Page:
More than a third of Ukrainians working overtime, of which 38% are free. In addition, women are less likely than men to build a career and get a second job — this is evidenced by recent data of sociological research. “Today” learned how to evaluate the conditions of the inhabitants of different regions of the country and what factors affect it.
. The sociological group “Rating” interviewed 1580 working-age respondents from different regions of the country aged 18 to 65 years. According to the results, more than half of Ukrainians have formal employment and the vast majority (88%) are employed (see infographic).
“Working in the East (67%), and less — in the West (57%). The higher the education of respondents, the more of them working,” noted the study authors. According to experts, this trend continues due to the different level of economic development of regions. “To the East is the city-millionika, such as Kharkov and the Dnieper. There is a lot of industrial enterprises, infrastructure development, respectively higher wages and the level of formal employment.
In Western Ukraine the opposite — low wages, fewer jobs, and locals often unofficially moonlighting in neighbouring countries, e.g. Poland and Slovakia,” explains HR expert Tatyana Pashkina.
Meanwhile, the study shows that almost half of the surveyed women are unemployed — 43% against 36% of men. “There are several factors. First, women after age 40 is harder to get a new job. Second, most of the female population drops out of labor statistics because of pregnancy and maternity. Thirdly, the girls in my student years, less guys looking for work,” says Pashkina.
HOW THEY WORK. With regard to working conditions, the people most often complaining about stress. “The majority of working respondents cited lack of noise, air pollution, minor physical exertion, comfortable lighting and temperature in the workplace. At the same time, nearly half of respondents noted a very high tension”, — said sociologist. According to experts this can be directly related to the fact that 39% of respondents work very long hours and only 62% of this amount get paid for it. “The fact that Ukrainian employers is dominated by productive approach (payment for an assignment), not process (pay for hours worked). In addition, in reality, compensation for overtime often occurs at the level of individual agreements. For example, if the employee stayed on the job, he is allowed the next day to come late or to take an informal day off. Ukrainian employers are middle managers rarely want to pay cash for prosizhivanie pants at work,” says Pashkina.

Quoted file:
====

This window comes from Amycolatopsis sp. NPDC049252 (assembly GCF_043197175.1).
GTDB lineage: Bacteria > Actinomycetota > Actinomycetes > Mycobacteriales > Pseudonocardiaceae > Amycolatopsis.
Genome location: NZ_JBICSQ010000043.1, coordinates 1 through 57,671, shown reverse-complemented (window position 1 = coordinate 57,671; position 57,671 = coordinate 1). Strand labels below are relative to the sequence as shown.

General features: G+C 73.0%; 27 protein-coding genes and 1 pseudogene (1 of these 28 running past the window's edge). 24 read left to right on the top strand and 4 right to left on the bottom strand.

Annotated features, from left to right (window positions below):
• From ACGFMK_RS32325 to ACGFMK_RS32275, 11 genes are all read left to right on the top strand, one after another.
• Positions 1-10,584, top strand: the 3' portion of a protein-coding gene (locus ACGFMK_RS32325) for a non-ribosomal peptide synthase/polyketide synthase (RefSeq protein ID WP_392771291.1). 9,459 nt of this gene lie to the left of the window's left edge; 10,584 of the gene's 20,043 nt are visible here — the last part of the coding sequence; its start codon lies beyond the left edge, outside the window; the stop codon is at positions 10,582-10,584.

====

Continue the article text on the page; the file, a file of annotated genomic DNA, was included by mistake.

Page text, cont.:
The authors of the study and the fact that women in villages and poor respondents were more likely to work part-time: “the higher the education and income level, the less among the respondents those who work at night. While the men work nights twice as likely to women,” say the sociologists.
Motivation and time for family
Almost half of Ukrainians (47%) believe that the more they try, the more money you get. With about as many respondents (46%) have the opposite opinion. “If we’re talking about salespeople and employees of Western companies, what hard work can reward trips and even cars. But in Ukraine, a significant share of the market is small and medium business, where the main motivation is just timely and high salary,” says Pashkina. Meanwhile, 52% of respondents were able to balance work with personal life, 37% — not enough time for family, 4 percent want more time for career. More others complain about the lack of time working parents of two children and low-income staff.